Who Cares About Consent?
Who cares about consent training regarding intimate contact?
We all should. Similarly, we all should care about good dental hygiene, and driver education. However, flossing after meals does not prevent food poisoning and signaling before a turn does not prevent a crazed driver’s road rage. Well- intended consent education does not protect a potential victim from a predator’s assault.
On April 15, the Hopkins club ERRO (Equal Rights, Respect, and Opportunities) led a ‘Consent Assembly.’ ERRO should be saluted for their helpful educational initiative, but we risk falling victim to thinking this effort should be celebrated as mission complete. For Hopkins to responsibly provide sexual assault education, the school must: 1) include the key audience and 2) include the key topics.
First, the limited key audience refers to 140 students who many would argue are in the height of forming an understanding of sexual consent and also often predators’ most vulnerable targets. Yes, according to RAINN, (Rape, Abuse & Incest National Network), the victims most often at risk are 12- and 13-year-olds. But the Junior School was missing! Where were our seventh and eighth grade students? Where were the most impressionable of our hopeful youths?
According to the National Sexual Violence Resource Center, one out of every six American women has been the victim of an attempted or completed rape in her lifetime, of which 30% were between the ages of 11 and 17 at the time of their first completed rape. On top of this, only 12% of child sexual abuse is ever reported. It may be courteous and comfortable for us to sidestep the topic of assault and rape, but I can assure you that rapists won't conform to the same common courtesy. The exclusion would have been understandable if the Assembly delved into challenging topics, such as rape or domestic violence.
However, while ERRO provided straightforward definitions of consent using videos such as the viral ‘Tea Video,’ as well as hypothetical instances of microaggressions and personal stories, there was no mention of domestic violence or rape. As helpful as this first stage was, the next stage must address the key topics oddly missing - the undiscussed elephant in the room. By not exposing members of our community to the horrific realities of rape, we risk leaving them underprepared to identify and respond appropriately when faced with dangerous situations. Of course, people don’t get to choose if they’re raped.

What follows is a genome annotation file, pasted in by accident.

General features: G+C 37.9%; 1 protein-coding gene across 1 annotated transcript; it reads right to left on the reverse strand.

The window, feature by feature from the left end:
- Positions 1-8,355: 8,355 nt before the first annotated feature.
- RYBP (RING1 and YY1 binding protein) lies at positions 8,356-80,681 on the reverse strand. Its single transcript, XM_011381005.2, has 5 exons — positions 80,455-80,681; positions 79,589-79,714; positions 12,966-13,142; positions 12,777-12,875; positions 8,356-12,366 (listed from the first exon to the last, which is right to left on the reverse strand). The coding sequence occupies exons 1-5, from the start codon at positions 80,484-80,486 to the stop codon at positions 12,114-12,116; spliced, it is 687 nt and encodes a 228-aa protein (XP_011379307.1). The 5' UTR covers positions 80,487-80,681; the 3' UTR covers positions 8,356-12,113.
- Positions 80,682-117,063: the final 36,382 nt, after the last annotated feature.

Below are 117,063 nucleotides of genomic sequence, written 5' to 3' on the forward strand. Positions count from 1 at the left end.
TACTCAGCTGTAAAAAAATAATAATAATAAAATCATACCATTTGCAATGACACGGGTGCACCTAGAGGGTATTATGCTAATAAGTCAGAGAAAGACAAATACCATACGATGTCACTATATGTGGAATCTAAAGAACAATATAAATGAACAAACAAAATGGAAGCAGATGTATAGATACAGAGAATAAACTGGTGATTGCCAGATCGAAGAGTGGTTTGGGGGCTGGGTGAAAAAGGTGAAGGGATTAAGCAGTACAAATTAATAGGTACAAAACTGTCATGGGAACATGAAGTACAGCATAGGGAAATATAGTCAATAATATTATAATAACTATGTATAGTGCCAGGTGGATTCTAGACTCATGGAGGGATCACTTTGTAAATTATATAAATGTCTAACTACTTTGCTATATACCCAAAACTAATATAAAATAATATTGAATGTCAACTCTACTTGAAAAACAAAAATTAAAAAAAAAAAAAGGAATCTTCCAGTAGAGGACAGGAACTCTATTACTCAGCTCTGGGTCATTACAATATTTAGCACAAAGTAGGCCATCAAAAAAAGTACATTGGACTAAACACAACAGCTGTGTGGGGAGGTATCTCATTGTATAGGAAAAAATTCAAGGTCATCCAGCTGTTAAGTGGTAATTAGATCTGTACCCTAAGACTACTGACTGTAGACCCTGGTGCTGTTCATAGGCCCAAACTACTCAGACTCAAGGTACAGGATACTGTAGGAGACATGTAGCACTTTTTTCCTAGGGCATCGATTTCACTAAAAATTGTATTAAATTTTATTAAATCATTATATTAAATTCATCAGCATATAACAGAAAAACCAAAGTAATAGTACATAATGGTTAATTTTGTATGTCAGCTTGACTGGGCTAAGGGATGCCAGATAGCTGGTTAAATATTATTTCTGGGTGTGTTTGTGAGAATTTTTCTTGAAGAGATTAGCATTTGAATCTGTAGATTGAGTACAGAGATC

On May 22, the Myth of Miscommunication Workshops at Yale generously visited campus for an optional follow-up seminar planned for twenty five students. Their mission is “to create a space for exchanging thoughts, experiences, and techniques on the subjects of sexual pressure and bystander intervention.” While such education on sexual etiquette is useful for respectful partners and bystanders, only 33% of rapes are committed by a current or former spouse, boyfriend, girlfriend, or intimate partner. Additionally, not everyone is only a bystander in such situations. Surely the sophisticated, prominent TV anchor Matt Lauer and his victims did not need a lesson in etiquette when the doors to his office locked in the victims from a button hidden under his desk.
We often mislabel phenomena by the tools we use to appraise it. In science, the observer effect, the theory that the measurement observation of a phenomenon alters the outcome, is parallel to implementing problematic consent education. In understanding something, we often get caught up in the measurements instead of the phenomenon itself. Consent education is often lost in concerns about packaging, and loses sight of the product. As campus reports of sexual assault are growing, consent education is becoming the most popular method for schools around the nation to skirt the actual problem of assault to discuss sanitized, obvious recipes for respectful conduct. In health classes, we are taught how to take birth control and how to apply a condom and also how to say “no,” but suppose the aggressor doesn’t care about those lessons?
Sure there are sometimes grey areas over consent. An anonymous woman, “Grace” reported an incident on the website babe.com where actor Aziz Ansari attempted to pressure her into non-consensual sex. While “Grace” claimed to have expressed verbal and nonverbal cues to indicate she was distressed, Ansari responded saying the two engaged in sexual activity, “which by all indications was completely consensual.” Many media defenders of his at The New York Times and The Atlantic supported Ansari, labeling the alleged victim an insensitive woman destroying a man’s career while some even around Hopkins wrote it off as a ‘bad date.’
We have a problem with the way we understand and educate about sexual assault. It’s the word consent. Relating consent to assault encourages us to reduce violence to a mere miscommunication. And when we equate assault with a miscommunication, we accept that both the predator and the victim are responsible - even equally responsible. Our minimalist consent education teaches us, as a situation escalates to say, ‘No thank you.’
Yes, it is helpful for our classmates to understand how to avoid mixed signals from confused consent communications. However, the concept that assault could be prevented through a greater understanding of consent is just as naive as believing we would protect ourselves from murderers by saying ‘Oh no, not now thank you.’ Though ERRO’s program was a great start, our school is egregiously neglecting the duty to provide our students with basic survival education. Our students are only equipped with a basic education on consent when most people will have to face harassment, assault, and rape at some point in their life. The palliative of consent is branded as a cure-all elixir that functions only as smoke and mirrors to distract us from true progress.